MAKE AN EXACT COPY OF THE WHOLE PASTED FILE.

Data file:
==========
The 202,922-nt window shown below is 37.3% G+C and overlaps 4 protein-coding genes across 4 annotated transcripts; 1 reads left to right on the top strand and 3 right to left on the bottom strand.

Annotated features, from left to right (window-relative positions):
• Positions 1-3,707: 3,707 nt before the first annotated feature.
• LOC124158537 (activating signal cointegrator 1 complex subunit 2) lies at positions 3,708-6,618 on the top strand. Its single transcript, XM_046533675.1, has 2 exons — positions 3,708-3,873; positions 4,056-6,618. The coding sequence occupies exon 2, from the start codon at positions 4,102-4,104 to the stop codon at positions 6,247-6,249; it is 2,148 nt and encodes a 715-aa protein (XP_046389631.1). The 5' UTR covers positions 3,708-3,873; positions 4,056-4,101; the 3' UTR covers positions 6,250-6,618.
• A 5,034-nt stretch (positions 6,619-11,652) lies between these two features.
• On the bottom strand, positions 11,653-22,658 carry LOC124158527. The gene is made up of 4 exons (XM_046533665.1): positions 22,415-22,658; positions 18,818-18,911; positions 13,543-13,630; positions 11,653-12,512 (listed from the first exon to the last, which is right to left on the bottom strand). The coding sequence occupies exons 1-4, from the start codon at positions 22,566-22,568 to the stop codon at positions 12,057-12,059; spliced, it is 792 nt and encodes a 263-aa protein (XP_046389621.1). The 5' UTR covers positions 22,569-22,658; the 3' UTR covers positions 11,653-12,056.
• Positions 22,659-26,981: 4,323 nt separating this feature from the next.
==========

The 202,922-nt window shown below is 37.3% G+C and overlaps 4 protein-coding genes across 4 annotated transcripts; 1 reads left to right on the top strand and 3 right to left on the bottom strand.

Annotated features, from left to right (window-relative positions):
• Positions 1-3,707: 3,707 nt before the first annotated feature.
• LOC124158537 (activating signal cointegrator 1 complex subunit 2) lies at positions 3,708-6,618 on the top strand. Its single transcript, XM_046533675.1, has 2 exons — positions 3,708-3,873; positions 4,056-6,618. The coding sequence occupies exon 2, from the start codon at positions 4,102-4,104 to the stop codon at positions 6,247-6,249; it is 2,148 nt and encodes a 715-aa protein (XP_046389631.1). The 5' UTR covers positions 3,708-3,873; positions 4,056-4,101; the 3' UTR covers positions 6,250-6,618.
• A 5,034-nt stretch (positions 6,619-11,652) lies between these two features.
• On the bottom strand, positions 11,653-22,658 carry LOC124158527. The gene is made up of 4 exons (XM_046533665.1): positions 22,415-22,658; positions 18,818-18,911; positions 13,543-13,630; positions 11,653-12,512 (listed from the first exon to the last, which is right to left on the bottom strand). The coding sequence occupies exons 1-4, from the start codon at positions 22,566-22,568 to the stop codon at positions 12,057-12,059; spliced, it is 792 nt and encodes a 263-aa protein (XP_046389621.1). The 5' UTR covers positions 22,569-22,658; the 3' UTR covers positions 11,653-12,056.
• Positions 22,659-26,981: 4,323 nt separating this feature from the next.